Spinoza, the "Very Untranscendental"

Ernst Blochs Interpretation of Spinoza 

(See: Arshinow, Fuchs (ed.): Causality, Emergence, Self-Organisation. Moscow 2003, pp. 259-286.)

Baruch de Spinoza (1632-1677) has always been considered as one of the great philosophers by Ernst Bloch, great philosophers being those whose works are connected to the time they live in. Bloch told his students in Leipzig that whereas the problems of a greengrocer today were not much different at the times of Perikles, the problems of a philosopher had vastly changed. "Zeitung und Traktat" ("Journal/Tidings and Treatise"), an essay written in 1923 and published in Logos of Matter (Bloch 2000), is an expression of contemporary thinking, a motive that is recurring throughout Bloch´s works:

Bloch says that only the creative thinker does even in bourgeois times have the strength to be connected to his time. He is a speaker of acting from within, his own thinking transforms itself into the thinking and consciousness of the actors, it informs them about themselves. He continues to say that there has never been a pure philosopher in the sense of only observing, this would be a bourgeois concept applicable only to the abstract irrelevance of bourgeois actions. Concrete publicity would be the dimension characteristic for great philosophers, feeling the sound of the whole world in every detail. For Bloch, Platon, Spinoza, Kant and Hegel were always masters of the lively time they lived in, masters of the philosophical-political treatise. (Bloch 2000, pp 18f.)

Bloch devotes two chapters of "Das Materialismusproblem, seine Geschichte und Substanz" (The Problem of Materialism, its History and Substance) to Spinoza. In the first course, where Bloch deals with "Die Lehren vom Einzelnen - Allgemeinen, den Stoff angehend" ("Doctrines of the Individual - the Universal, concerning Matter"), he mentions Spinoza together with Bacon, Hobbes, Descartes, Leibniz, Hume and Kant as the representatives of the pure general intellectual forms. He discusses the specific limits of these forms, also with regards to the contents. In the second course which is on "Die Lehren von der Materie, die Bahnungen ihrer Finalität und Offenheit" ("The Theories of Matter, its Finality and Openness"), Bloch considers Spinoza and Malebranche as representatives of a conception that considers matter as a representation and an expansion-attribute of God. In his Leipzig Lectures (Bloch 1985, pp 54-117) Bloch deals in more extensive way than in the book on materialism with Spinoza. In chapter 41 of the Principle of Hope there is a passage on "Bruno und das unendliche Kunstwerk; Spinoza und die Welt als Kristall" (Bruno and the infinite work of art; Spinoza and the world as a crystal) (Bloch 1977, pp 993-1000). Spinoza is also mentioned sporadically in other parts of Bloch´s works.

Because of Rainer E. Zimmermannís emphasis on the importance of Spinoza´s philosophy for Ernst Bloch in various publications during the last years, I will explain Bloch´s relationship to Spinoza by a detailed literary exegesis because others as e.g. Jens Scheer see Bloch as part of a specific line of thought, but they exclude Spinoza. Scheer says that Bloch in his ideas on nature and matter referred to the tradition of the "Aristotelian left", from Ibn Sina (Avicenna) to lbn Ruschd (Averroes) and Giordano Bruno, finally Schelling and also Marx.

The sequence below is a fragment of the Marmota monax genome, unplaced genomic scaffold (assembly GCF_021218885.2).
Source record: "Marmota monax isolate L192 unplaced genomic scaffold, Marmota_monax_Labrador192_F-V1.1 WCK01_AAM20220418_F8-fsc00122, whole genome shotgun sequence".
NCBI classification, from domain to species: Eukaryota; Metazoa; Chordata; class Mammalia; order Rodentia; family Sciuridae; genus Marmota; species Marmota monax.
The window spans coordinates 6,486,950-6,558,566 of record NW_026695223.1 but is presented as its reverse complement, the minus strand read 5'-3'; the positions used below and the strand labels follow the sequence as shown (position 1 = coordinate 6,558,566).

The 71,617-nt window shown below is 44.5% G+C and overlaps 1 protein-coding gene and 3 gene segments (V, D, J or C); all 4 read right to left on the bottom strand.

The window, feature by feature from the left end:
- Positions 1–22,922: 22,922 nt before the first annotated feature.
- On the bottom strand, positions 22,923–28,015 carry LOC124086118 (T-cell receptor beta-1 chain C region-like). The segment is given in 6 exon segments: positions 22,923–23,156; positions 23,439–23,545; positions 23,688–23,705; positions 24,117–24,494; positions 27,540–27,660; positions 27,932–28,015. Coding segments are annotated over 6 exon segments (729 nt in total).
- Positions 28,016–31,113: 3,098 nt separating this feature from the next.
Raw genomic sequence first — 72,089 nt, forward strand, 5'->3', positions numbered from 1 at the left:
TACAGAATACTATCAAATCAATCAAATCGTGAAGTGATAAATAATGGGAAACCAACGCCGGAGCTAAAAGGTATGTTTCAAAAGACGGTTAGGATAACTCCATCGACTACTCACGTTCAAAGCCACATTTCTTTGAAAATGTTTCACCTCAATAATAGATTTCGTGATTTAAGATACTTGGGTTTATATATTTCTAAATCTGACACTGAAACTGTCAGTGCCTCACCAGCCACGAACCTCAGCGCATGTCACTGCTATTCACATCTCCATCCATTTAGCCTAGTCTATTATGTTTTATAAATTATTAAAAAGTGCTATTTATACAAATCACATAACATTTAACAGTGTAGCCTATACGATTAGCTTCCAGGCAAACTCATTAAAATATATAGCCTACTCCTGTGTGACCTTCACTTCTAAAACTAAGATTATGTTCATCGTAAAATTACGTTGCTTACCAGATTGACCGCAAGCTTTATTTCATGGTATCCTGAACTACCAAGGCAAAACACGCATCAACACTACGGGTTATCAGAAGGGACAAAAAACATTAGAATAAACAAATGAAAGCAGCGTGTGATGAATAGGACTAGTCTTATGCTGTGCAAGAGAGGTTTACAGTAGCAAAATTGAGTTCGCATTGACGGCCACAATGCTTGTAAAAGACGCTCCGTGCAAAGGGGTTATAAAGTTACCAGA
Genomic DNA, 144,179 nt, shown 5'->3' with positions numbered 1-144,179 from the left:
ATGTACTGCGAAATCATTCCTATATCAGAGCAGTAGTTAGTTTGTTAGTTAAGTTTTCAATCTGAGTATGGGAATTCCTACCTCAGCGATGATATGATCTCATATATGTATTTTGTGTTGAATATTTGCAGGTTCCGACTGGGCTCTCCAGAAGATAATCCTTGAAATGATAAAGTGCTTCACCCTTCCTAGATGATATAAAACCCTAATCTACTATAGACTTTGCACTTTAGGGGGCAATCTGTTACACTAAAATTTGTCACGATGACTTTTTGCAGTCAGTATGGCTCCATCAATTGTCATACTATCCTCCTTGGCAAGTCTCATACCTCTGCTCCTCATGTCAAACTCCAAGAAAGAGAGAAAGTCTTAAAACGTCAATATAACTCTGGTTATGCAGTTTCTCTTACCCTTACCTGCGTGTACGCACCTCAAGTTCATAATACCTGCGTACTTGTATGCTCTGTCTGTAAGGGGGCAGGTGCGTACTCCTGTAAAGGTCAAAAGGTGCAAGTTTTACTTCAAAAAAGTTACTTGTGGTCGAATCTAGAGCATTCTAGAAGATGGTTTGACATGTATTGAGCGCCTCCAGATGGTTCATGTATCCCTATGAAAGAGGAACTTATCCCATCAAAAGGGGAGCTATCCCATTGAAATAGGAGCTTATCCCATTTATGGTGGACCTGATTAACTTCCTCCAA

Spinoza passim in the Works of Bloch

As far as I know, Spinoza is not mentioned in the first edition of "Geist der Utopie" ("Spirit of Utopia"), but in the second one. Bloch moves the chapter about the "Alexanderzug" ("Alexander Crusade") to the part entitled "Die Gestalt der unkonstruierbaren Frage" ("The Form of the Unconstructable Question") and substitutes the introductory cultural-geographic remarks by an ethical and religious diagnosis of the time. He says that maybe Nietzsche, Schopenhauer and Spinoza, more geometrico, believed enough in what they were saying, but what they all were missing was deep involvement; and he mentions that the day of Damaskus can`t be displaced (Bloch 1977, Vol. 3: 212)

One can interpret a passage from Bloch´s work on Thomas Münzer as a indirect reference to Spinoza. There he says that in essence the fields of Christ, the Unconditioned, and the spaces of the last ratio lie in dawn and in the inner light that still remains contingent; and he mentions that everything that is crystal-like breaks into pieces in view of this and becomes frivolity (Bloch 1977, Vol 2: 182). One can assume an indirect reference to Spinoza here, because Bloch again and again associates Spinoza with the crystal-metaphor. E.g. in the book on Materialism he says that the relationship of the divine attributes with the cabbalistic scope-categories of "Sephirot" is obvious, that oriental mysticism together with a philosophy believing in science gives a unique style to Spinozism, that the world is a crystal and the light of God is at the zenith in it (Bloch 1977, Vol. 7: 51). Fifteen years after the book on Münzer, Bloch already sympathises with Spinoza´s "outwardness" that he prefers to quixotic internalism (Bloch 1977, Vol. 7: 52). The passage on the crystal in the Leipzig Lectures fifteen years later shows a continued rapprochement to Spinoza because depth is mentioned as a counterbalance to the crystal. In this passage Bloch describes chill and glow as corresponding to immeasurable, vertiginous depth and a crystal. He says himself that this is a strange combination that has never been mentioned in philosophy (Bloch 1985, Vol. 3: 57)